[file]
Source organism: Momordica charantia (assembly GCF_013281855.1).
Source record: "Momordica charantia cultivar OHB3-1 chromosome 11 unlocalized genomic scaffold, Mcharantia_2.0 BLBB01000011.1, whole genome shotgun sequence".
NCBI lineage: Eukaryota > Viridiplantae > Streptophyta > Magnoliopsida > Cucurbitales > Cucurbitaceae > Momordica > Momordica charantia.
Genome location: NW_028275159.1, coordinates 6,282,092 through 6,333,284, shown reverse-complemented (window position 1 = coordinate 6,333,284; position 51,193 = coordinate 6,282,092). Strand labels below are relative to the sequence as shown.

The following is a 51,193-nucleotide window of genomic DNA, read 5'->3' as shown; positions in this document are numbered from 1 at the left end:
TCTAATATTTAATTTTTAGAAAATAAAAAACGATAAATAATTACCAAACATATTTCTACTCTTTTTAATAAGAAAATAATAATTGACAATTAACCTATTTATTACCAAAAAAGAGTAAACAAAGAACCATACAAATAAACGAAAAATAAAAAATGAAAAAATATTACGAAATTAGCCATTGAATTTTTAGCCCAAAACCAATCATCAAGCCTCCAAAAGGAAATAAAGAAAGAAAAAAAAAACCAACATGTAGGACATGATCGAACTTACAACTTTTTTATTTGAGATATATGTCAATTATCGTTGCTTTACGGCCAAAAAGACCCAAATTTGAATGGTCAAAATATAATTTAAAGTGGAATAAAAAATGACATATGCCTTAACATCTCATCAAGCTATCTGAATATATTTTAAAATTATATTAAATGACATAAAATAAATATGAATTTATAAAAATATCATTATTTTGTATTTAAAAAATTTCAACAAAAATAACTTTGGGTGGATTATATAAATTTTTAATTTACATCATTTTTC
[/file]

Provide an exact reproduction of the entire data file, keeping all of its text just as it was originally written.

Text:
Source organism: Momordica charantia (assembly GCF_013281855.1).
Source record: "Momordica charantia cultivar OHB3-1 chromosome 11 unlocalized genomic scaffold, Mcharantia_2.0 BLBB01000011.1, whole genome shotgun sequence".
NCBI lineage: Eukaryota > Viridiplantae > Streptophyta > Magnoliopsida > Cucurbitales > Cucurbitaceae > Momordica > Momordica charantia.
Genome location: NW_028275159.1, coordinates 6,282,092 through 6,333,284, shown reverse-complemented (window position 1 = coordinate 6,333,284; position 51,193 = coordinate 6,282,092). Strand labels below are relative to the sequence as shown.

The following is a 51,193-nucleotide window of genomic DNA, read 5'->3' as shown; positions in this document are numbered from 1 at the left end:
TCTAATATTTAATTTTTAGAAAATAAAAAACGATAAATAATTACCAAACATATTTCTACTCTTTTTAATAAGAAAATAATAATTGACAATTAACCTATTTATTACCAAAAAAGAGTAAACAAAGAACCATACAAATAAACGAAAAATAAAAAATGAAAAAATATTACGAAATTAGCCATTGAATTTTTAGCCCAAAACCAATCATCAAGCCTCCAAAAGGAAATAAAGAAAGAAAAAAAAAACCAACATGTAGGACATGATCGAACTTACAACTTTTTTATTTGAGATATATGTCAATTATCGTTGCTTTACGGCCAAAAAGACCCAAATTTGAATGGTCAAAATATAATTTAAAGTGGAATAAAAAATGACATATGCCTTAACATCTCATCAAGCTATCTGAATATATTTTAAAATTATATTAAATGACATAAAATAAATATGAATTTATAAAAATATCATTATTTTGTATTTAAAAAATTTCAACAAAAATAACTTTGGGTGGATTATATAAATTTTTAATTTACATCATTTTTC